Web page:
Wednesday, January 28, 2015

How the Kock Brothers Want to Buy the GOP Presidential Nomination

There seem to be few limits to the greed and hunger for power of the Koch brothers whose companies are among the worse polluters in America and who do much to further the effort to return America to a new Gilded Age with themselves, of course, enjoying the lifestyle of the robber barons of old.  Now, some see the Koch brothers planning a campaign if you will to buy the GOP presidential nomination for whoever will be most craven to the Koch brother's foul, anti-democratic agenda.  A piece in Slate looks at the Kochs machinations.  Here are highlights:

The rise of the super PAC in the 2012 presidential election seemed like the pinnacle of Big Money politics—an unprecedented expansion of fundraising and donor influence.

But that was then. For 2016, the pioneers of that kind of politics—conservative billionaires Charles G. and David H. Koch—have found a new summit. According to the New York Times, the siblings plan to spend close to $900 million on next year’s campaign, with incursions into the Republican presidential primary. At more than double the roughly $400 million the Koch brothers spent in 2012, this money would go to polling, analytics, advertising, grassroots campaigns, single-issue advocacy groups, and more.

[I]t involves roughly 300 other donors and “includes groups like Freedom Partners, a trade organization overseen by Koch advisers that plans the retreat and helps corral contributions; Americans for Prosperity, a national grassroots group; and Concerned Veterans for America, which organizes conservative veterans.” Another way to put this is that the organization is something of a joint effort on behalf of the kinds of people who already participate in Republican politics.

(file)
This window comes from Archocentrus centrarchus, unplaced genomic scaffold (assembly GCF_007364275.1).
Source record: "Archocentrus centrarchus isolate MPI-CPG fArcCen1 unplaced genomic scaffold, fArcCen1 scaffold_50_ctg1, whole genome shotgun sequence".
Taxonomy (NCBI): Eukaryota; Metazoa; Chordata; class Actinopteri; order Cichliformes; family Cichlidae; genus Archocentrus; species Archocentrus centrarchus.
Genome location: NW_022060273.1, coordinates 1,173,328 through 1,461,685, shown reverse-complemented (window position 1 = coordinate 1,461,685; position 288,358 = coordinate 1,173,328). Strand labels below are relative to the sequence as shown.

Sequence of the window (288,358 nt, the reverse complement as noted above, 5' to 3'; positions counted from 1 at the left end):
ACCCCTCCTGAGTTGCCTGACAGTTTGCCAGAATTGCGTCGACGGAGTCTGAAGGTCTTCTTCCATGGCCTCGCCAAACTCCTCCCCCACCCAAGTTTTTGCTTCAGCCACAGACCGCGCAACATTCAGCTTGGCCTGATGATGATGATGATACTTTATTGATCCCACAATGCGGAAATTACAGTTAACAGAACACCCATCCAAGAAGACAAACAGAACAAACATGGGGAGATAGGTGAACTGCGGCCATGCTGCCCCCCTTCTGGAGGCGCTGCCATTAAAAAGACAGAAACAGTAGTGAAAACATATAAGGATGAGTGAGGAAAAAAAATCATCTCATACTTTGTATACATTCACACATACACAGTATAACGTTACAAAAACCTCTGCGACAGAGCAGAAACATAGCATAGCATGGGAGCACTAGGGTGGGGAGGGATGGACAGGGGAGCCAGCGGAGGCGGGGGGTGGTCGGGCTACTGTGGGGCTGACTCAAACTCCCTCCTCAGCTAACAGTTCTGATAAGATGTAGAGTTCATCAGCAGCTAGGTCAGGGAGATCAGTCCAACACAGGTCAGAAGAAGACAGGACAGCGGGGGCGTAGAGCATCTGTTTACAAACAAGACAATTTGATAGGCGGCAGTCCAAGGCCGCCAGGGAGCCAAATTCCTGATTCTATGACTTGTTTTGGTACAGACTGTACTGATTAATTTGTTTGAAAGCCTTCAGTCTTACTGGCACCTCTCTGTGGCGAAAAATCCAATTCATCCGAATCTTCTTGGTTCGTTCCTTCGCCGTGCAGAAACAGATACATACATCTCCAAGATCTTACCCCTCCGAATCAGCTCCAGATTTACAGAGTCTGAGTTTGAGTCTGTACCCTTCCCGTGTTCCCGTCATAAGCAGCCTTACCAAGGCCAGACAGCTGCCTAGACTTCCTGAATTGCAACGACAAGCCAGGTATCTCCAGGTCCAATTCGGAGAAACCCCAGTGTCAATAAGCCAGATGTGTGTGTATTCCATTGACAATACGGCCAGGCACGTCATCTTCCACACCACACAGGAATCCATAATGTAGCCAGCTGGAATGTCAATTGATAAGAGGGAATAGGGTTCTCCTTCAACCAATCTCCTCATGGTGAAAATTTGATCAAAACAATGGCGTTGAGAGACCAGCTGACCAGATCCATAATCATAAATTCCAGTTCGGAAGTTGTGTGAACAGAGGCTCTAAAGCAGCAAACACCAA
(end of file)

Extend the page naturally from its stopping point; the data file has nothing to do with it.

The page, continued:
Specifically, they make themselves a powerful force in the fight to pick a presidential nominee. . . .  Cross the Koch brothers—on climate change or economic regulations or any of their other pet issues—and you risk losing an important source for help and money.

[T]he huge presence of David and Charles Koch changes that calculation. They give Walker better ground to stand on. He can run an insurgent campaign, and unlike Mike Huckabee in the 2008 race, he won’t run out of cash. Suddenly, there’s a real alternative to the original consensus candidate, and the two are forced into serious competition, which can reveal hidden strength or highlight unnoticed weakness. And if Walker loses the nomination, then at least the Kochs have made themselves an even stronger force in Republican politics—a fourth leg to the GOP coalition.

[T]his is still a fascinating development in American politics, if not an entirely unprecedented one. In the industrializing America of the late 19th century, business leaders spent huge sums to keep politicians from regulating industry and taming their activities. If this marriage of extreme wealth and mass politics was the norm for the first Gilded Age, then there’s no reason it should be different for the second one.

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